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Józef Elsner

Józef Elsner


Polish composer, teacher, musical culture organizer. He started composing early; his motet Ave Maria gratiae plena for two solo voices with the accompaniment of an instrument was performed in 1782. As he had a beautiful voice, Elsner was successful as a soloist; he also performed as a chamber violinist. In 1791 he stayed in Brno, where he played the violin in the theatre orchestra. A year later he went to Lvov, where he took up the post of the kapellmeister of the local theatre. He staged two of his operas there. In 1795 he started collaborating with W. Bogusławski and from that time on he composed operas to his words. In 1799 Elsner settled down in Warsaw, where for over half a century he was active in many fields: he ran the opera in the Teatr Narodowy (National Theatre), he established his own music engraving workshop, he published the first music monthly in Poland, he was a member of the Warsaw Society of the Friends of Science, he was active in the Musical Club, he wrote reviews and articles for Polish magazines. During these years he taught singing in the Bogusławski's Drama School, lectured on theory and composition in musical schools run by him (in the Main Music School he also taught Frederick Chopin).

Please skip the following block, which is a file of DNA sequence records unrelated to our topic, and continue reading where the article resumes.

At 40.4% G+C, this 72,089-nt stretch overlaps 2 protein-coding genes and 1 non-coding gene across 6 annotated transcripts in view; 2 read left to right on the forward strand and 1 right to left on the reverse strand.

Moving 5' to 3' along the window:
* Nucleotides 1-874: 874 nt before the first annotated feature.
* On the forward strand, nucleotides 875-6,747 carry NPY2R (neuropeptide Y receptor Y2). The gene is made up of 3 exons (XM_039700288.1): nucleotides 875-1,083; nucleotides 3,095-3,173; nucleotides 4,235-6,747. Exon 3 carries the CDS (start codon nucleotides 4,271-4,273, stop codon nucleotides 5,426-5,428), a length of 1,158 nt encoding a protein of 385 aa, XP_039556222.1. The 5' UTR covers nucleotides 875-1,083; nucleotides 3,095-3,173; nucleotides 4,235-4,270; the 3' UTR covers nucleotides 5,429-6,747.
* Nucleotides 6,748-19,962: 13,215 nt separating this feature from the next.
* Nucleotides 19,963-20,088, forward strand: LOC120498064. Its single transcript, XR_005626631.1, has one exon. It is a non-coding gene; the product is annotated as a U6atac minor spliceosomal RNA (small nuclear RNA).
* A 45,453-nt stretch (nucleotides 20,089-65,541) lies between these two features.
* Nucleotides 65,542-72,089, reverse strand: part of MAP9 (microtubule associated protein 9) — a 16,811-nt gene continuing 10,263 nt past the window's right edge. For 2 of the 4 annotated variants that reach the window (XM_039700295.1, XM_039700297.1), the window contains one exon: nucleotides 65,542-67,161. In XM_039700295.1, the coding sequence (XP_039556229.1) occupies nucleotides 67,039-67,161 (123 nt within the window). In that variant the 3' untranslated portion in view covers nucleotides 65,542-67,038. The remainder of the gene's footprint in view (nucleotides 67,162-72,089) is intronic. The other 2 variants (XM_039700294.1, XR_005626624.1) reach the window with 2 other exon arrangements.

The universal character of Elsner's interests manifested itself also in his keen interest in the issues of Polish folk music.

In Polish music Elsner represents classical style of the pre-Chopin era, developed from the combination of formal and expressive means characteristic of the music of the Viennese classics with the elements of Polish folk music. Sacred music occupies an important place in Elsner's output; he composed c. 130 religious works including an oratorio. He also practised various genres of operatic music. The place of honour that he occupied in the history of music as Chopin's teacher cannot, however, obscure the contribution of his work and his services in the development of national culture. His compositional, organizational and popularizing activities constitute an important stage, comprising over fifty years, in the history of Polish music.